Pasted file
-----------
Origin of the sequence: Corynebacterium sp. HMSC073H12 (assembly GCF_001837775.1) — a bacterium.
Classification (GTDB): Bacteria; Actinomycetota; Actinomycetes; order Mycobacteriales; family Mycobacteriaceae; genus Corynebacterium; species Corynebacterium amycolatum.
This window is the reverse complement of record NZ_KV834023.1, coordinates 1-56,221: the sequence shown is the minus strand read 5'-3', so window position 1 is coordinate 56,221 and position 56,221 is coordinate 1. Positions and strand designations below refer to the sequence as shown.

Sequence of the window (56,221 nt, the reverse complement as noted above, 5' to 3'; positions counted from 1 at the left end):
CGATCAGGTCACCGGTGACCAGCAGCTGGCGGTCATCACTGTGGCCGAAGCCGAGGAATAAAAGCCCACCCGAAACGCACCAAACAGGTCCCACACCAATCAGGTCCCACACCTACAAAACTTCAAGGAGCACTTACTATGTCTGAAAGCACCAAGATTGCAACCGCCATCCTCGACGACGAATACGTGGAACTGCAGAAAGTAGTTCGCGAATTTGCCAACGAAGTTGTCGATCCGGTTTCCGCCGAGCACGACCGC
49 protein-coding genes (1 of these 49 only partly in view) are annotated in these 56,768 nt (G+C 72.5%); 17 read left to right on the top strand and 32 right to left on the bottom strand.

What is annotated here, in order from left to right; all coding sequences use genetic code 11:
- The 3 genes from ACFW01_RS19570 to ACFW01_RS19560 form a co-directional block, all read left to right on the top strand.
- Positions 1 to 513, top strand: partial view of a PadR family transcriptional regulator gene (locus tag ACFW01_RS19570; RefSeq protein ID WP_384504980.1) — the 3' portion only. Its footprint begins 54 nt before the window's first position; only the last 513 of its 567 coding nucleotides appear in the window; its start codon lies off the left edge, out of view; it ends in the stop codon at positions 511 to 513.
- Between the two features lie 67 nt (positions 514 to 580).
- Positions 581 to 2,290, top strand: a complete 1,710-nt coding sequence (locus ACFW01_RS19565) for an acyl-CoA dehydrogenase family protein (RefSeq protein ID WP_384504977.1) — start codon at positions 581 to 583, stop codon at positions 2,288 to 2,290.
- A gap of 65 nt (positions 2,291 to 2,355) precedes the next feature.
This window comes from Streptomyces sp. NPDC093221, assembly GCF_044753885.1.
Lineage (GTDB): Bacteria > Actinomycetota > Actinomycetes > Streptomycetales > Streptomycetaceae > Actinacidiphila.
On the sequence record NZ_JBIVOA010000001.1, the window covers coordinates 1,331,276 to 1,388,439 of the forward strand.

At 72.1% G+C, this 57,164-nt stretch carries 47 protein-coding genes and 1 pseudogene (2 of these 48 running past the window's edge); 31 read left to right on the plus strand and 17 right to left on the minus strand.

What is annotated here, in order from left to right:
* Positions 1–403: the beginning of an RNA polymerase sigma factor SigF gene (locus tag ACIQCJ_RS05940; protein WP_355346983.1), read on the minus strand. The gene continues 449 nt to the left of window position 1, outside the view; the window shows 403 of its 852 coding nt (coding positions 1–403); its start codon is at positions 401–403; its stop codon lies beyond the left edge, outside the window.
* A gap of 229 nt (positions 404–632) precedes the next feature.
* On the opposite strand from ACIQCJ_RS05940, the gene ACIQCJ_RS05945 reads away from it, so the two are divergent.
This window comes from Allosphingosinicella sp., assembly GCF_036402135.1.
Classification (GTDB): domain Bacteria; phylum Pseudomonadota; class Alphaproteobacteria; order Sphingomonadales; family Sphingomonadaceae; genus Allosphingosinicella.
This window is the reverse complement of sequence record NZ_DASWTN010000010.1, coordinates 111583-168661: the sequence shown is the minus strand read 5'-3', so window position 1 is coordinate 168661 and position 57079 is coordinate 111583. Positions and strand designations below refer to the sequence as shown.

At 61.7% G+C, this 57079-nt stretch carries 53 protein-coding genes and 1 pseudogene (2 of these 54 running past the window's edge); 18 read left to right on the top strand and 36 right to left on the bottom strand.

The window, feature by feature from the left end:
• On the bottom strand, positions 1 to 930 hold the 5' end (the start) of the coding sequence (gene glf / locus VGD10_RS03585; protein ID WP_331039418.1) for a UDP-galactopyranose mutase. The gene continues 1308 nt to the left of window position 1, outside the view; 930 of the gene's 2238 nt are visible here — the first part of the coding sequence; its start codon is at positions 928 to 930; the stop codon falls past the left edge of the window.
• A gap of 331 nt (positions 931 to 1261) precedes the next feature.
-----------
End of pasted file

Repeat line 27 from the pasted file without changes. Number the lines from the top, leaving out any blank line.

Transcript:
• A gap of 331 nt (positions 931 to 1261) precedes the next feature.